• transitive v. To have a sensation as of insects creeping on the skin of the body; to crawl. See Crawl, v. i., 4.
  • transitive v. To drag in deep water with creepers, as for recovering a submarine cable.

from The Century Dictionary and Cyclopedia

  • To move with the body near or touching the ground, as a reptile or an insect, a cat stealthily approaching its prey, or an infant on hands and knees.
  • In botany: To grow prostrate along the ground or other surface.
  • To grow below the surface, as rooting shoots. A creeping plant usually fastens itself by roots to the surface upon which it grows.
  • To move along, or from place to place, slowly, feebly, or timorously; move imperceptibly, as time.
  • To move secretly; move so as to escape detection or evade suspicion; enter unobserved.
  • To move or behave with extreme servility or humility; move as if affected with a sense of humiliation or terror.
  • To have a sensation as of worms or insects creeping on the skin: as, the sight made my flesh creep.
  • To move longitudinally: said of the rails of a railroad.
  • Synonyms Crawl, Creep. See crawl.
  • In chem., to rise above the surface of the liquid upon the walls of the containing-vessel, like salt crystals in an evaporating-dish.
  • n. The act of creeping.
  • n. In coal-mining, the apparent rising of the floor, or under-clay, of the mine between the pillars, or where the roof is not fully supported, caused by the pressure of the superincumbent strata.
  • n. plural A sensation as of something crawling over one; a sensation as of shivering. See creep, v. i., 6. Also called creepers.
  • n. Same as creeper, 6 .
  • n. In geology, the extremely slow downward movement of disintegrated rock on hillsides. Ground-water, frost, and changes of temperature are the chief factors in such movement.

from WordNet 3.0 Copyright 2006 by Princeton University. All rights reserved.

  • v. grow or spread, often in such a way as to cover (a surface)
  • n. a pen that is fenced so that young animals can enter but adults cannot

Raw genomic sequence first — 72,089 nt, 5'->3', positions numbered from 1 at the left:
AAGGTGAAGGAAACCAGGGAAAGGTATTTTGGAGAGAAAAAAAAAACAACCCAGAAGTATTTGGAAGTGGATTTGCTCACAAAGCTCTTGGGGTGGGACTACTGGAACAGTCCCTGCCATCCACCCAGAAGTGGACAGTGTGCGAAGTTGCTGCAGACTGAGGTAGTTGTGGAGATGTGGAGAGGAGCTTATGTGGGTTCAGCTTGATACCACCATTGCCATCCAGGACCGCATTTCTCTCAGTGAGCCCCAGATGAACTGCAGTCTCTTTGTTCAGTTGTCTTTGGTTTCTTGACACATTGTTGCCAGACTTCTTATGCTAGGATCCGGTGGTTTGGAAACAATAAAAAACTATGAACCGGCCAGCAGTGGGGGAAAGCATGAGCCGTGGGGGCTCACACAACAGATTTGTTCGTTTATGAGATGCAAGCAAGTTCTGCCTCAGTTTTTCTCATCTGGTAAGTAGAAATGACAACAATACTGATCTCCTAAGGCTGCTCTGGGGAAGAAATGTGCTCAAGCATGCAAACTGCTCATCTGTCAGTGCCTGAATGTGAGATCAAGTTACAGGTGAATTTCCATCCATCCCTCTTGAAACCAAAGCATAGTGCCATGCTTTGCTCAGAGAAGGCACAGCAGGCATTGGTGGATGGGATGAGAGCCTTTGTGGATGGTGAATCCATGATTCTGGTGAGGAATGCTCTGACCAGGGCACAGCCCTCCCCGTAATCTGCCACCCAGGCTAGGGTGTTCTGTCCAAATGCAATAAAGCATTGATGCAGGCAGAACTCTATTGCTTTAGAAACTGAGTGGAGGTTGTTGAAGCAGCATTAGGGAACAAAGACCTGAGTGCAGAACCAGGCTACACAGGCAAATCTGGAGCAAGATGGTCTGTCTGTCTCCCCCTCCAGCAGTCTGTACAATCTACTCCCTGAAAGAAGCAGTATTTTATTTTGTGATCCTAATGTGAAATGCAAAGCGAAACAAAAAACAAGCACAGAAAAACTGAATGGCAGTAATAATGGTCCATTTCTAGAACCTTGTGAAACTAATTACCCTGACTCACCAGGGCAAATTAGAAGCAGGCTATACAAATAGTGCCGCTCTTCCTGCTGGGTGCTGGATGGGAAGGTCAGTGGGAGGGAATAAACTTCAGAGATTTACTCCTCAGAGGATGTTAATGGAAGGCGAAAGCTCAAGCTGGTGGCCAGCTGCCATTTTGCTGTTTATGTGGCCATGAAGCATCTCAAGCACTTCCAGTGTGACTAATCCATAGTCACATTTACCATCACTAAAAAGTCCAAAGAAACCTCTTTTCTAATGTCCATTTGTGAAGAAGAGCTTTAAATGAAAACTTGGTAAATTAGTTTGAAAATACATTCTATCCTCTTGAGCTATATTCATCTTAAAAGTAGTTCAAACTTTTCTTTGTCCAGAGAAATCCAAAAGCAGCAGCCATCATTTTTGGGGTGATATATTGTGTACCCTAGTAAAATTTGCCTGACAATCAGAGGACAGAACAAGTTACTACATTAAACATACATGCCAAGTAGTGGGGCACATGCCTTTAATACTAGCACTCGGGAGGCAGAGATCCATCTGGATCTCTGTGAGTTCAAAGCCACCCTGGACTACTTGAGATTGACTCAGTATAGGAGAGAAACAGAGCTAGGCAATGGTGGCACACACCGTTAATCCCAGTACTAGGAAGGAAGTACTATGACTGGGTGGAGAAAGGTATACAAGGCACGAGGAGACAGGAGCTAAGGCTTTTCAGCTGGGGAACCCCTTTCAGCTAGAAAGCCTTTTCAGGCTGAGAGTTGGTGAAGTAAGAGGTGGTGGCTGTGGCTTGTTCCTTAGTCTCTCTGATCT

• n. a slow mode of locomotion on hands and knees or dragging the body
  • v. move slowly; in the case of people or animals with the body near the ground
  • n. someone unpleasantly strange or eccentric
  • v. to go stealthily or furtively
  • v. show submission or fear
  • n. a slow longitudinal movement or deformation


from The American Heritage® Dictionary of the English Language, 4th Edition

Middle English crepen, from Old English crēopan.

from Wiktionary, Creative Commons Attribution/Share-Alike License

From Middle English crepen, from Old English crēopan ("to creep, crawl"), from Proto-Germanic *kreupanan (“to twist, creep”), from Proto-Indo-European *ger- (“to turn, wind”). Cognate with Eastern Frisian crjippa ("to creep"), Dutch kruipen ("to creep, crawl"), Middle High German kriefen ("to creep"), Danish krybe ("to creep"), Norwegian krype ("to creep"), Swedish krypa ("to creep, crawl"), Icelandic krjúpa ("to stoop").



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  • Hey, let's do a Tricky Dicky open list. Any takers?

    March 24, 2009

  • n: type of mass wasting involving gradual downhill movement of soil and regolith. May be caused by the alternate expansion and contraction of surface material (by freezing and thawing, or wetting and drying) upward at right angles to the slope and downward through gravity.

    March 24, 2009